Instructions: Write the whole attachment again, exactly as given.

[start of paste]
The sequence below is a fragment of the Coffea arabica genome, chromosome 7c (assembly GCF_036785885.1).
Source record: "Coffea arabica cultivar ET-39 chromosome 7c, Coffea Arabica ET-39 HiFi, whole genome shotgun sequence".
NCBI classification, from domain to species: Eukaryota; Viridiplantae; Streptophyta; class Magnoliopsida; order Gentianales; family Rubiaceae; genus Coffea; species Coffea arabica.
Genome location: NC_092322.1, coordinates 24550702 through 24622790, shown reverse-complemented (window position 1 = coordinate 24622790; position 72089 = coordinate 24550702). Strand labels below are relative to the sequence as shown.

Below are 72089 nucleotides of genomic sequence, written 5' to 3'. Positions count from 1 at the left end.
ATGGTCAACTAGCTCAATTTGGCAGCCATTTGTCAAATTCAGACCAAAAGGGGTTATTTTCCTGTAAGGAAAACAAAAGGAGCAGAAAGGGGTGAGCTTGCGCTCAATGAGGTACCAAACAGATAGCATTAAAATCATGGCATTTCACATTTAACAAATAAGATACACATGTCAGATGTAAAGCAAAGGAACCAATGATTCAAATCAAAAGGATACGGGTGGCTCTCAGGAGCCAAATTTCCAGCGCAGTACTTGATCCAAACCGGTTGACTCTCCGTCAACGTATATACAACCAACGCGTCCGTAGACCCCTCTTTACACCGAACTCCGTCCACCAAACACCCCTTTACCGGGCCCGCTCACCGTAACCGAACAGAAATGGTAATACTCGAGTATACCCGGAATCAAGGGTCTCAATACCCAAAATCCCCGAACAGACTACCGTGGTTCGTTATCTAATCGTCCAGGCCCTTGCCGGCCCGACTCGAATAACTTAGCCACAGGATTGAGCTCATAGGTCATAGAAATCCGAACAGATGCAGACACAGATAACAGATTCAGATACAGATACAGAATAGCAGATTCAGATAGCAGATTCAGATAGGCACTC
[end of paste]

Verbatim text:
The sequence below is a fragment of the Coffea arabica genome, chromosome 7c (assembly GCF_036785885.1).
Source record: "Coffea arabica cultivar ET-39 chromosome 7c, Coffea Arabica ET-39 HiFi, whole genome shotgun sequence".
NCBI classification, from domain to species: Eukaryota; Viridiplantae; Streptophyta; class Magnoliopsida; order Gentianales; family Rubiaceae; genus Coffea; species Coffea arabica.
Genome location: NC_092322.1, coordinates 24550702 through 24622790, shown reverse-complemented (window position 1 = coordinate 24622790; position 72089 = coordinate 24550702). Strand labels below are relative to the sequence as shown.

Below are 72089 nucleotides of genomic sequence, written 5' to 3'. Positions count from 1 at the left end.
ATGGTCAACTAGCTCAATTTGGCAGCCATTTGTCAAATTCAGACCAAAAGGGGTTATTTTCCTGTAAGGAAAACAAAAGGAGCAGAAAGGGGTGAGCTTGCGCTCAATGAGGTACCAAACAGATAGCATTAAAATCATGGCATTTCACATTTAACAAATAAGATACACATGTCAGATGTAAAGCAAAGGAACCAATGATTCAAATCAAAAGGATACGGGTGGCTCTCAGGAGCCAAATTTCCAGCGCAGTACTTGATCCAAACCGGTTGACTCTCCGTCAACGTATATACAACCAACGCGTCCGTAGACCCCTCTTTACACCGAACTCCGTCCACCAAACACCCCTTTACCGGGCCCGCTCACCGTAACCGAACAGAAATGGTAATACTCGAGTATACCCGGAATCAAGGGTCTCAATACCCAAAATCCCCGAACAGACTACCGTGGTTCGTTATCTAATCGTCCAGGCCCTTGCCGGCCCGACTCGAATAACTTAGCCACAGGATTGAGCTCATAGGTCATAGAAATCCGAACAGATGCAGACACAGATAACAGATTCAGATACAGATACAGAATAGCAGATTCAGATAGCAGATTCAGATAGGCACTC